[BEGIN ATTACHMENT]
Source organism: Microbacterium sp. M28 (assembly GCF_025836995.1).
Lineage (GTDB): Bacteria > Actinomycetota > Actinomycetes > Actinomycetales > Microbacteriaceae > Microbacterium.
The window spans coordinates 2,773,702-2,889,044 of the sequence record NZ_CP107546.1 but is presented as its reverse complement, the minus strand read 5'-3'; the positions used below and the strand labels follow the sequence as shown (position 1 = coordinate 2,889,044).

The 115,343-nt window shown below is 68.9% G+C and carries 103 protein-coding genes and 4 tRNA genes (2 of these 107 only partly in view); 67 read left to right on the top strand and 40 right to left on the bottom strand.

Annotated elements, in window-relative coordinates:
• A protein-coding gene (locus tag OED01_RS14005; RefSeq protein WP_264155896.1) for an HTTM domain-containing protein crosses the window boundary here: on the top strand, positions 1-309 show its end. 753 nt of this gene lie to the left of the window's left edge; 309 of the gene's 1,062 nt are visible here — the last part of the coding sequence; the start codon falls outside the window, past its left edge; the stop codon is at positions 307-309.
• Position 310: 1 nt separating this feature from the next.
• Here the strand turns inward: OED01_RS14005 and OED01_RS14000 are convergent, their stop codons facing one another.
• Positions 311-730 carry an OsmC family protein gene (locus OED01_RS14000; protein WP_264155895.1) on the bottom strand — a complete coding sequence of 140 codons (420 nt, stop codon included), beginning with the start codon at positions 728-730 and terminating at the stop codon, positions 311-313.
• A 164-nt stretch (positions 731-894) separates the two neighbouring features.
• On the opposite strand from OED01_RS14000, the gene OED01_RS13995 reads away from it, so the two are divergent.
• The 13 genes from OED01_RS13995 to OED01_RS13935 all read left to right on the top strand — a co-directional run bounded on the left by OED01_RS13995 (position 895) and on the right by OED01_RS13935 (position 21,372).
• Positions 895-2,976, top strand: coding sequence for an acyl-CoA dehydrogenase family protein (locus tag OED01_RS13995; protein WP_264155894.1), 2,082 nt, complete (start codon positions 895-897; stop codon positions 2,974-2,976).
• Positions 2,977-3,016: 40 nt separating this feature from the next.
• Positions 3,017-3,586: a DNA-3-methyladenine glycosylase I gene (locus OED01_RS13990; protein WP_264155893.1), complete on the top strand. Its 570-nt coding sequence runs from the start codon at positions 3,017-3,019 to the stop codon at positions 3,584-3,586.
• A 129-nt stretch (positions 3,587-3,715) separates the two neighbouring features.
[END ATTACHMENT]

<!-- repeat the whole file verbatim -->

Source organism: Microbacterium sp. M28 (assembly GCF_025836995.1).
Lineage (GTDB): Bacteria > Actinomycetota > Actinomycetes > Actinomycetales > Microbacteriaceae > Microbacterium.
The window spans coordinates 2,773,702-2,889,044 of the sequence record NZ_CP107546.1 but is presented as its reverse complement, the minus strand read 5'-3'; the positions used below and the strand labels follow the sequence as shown (position 1 = coordinate 2,889,044).

The 115,343-nt window shown below is 68.9% G+C and carries 103 protein-coding genes and 4 tRNA genes (2 of these 107 only partly in view); 67 read left to right on the top strand and 40 right to left on the bottom strand.

Annotated elements, in window-relative coordinates:
• A protein-coding gene (locus tag OED01_RS14005; RefSeq protein WP_264155896.1) for an HTTM domain-containing protein crosses the window boundary here: on the top strand, positions 1-309 show its end. 753 nt of this gene lie to the left of the window's left edge; 309 of the gene's 1,062 nt are visible here — the last part of the coding sequence; the start codon falls outside the window, past its left edge; the stop codon is at positions 307-309.
• Position 310: 1 nt separating this feature from the next.
• Here the strand turns inward: OED01_RS14005 and OED01_RS14000 are convergent, their stop codons facing one another.
• Positions 311-730 carry an OsmC family protein gene (locus OED01_RS14000; protein WP_264155895.1) on the bottom strand — a complete coding sequence of 140 codons (420 nt, stop codon included), beginning with the start codon at positions 728-730 and terminating at the stop codon, positions 311-313.
• A 164-nt stretch (positions 731-894) separates the two neighbouring features.
• On the opposite strand from OED01_RS14000, the gene OED01_RS13995 reads away from it, so the two are divergent.
• The 13 genes from OED01_RS13995 to OED01_RS13935 all read left to right on the top strand — a co-directional run bounded on the left by OED01_RS13995 (position 895) and on the right by OED01_RS13935 (position 21,372).
• Positions 895-2,976, top strand: coding sequence for an acyl-CoA dehydrogenase family protein (locus tag OED01_RS13995; protein WP_264155894.1), 2,082 nt, complete (start codon positions 895-897; stop codon positions 2,974-2,976).
• Positions 2,977-3,016: 40 nt separating this feature from the next.
• Positions 3,017-3,586: a DNA-3-methyladenine glycosylase I gene (locus OED01_RS13990; protein WP_264155893.1), complete on the top strand. Its 570-nt coding sequence runs from the start codon at positions 3,017-3,019 to the stop codon at positions 3,584-3,586.
• A 129-nt stretch (positions 3,587-3,715) separates the two neighbouring features.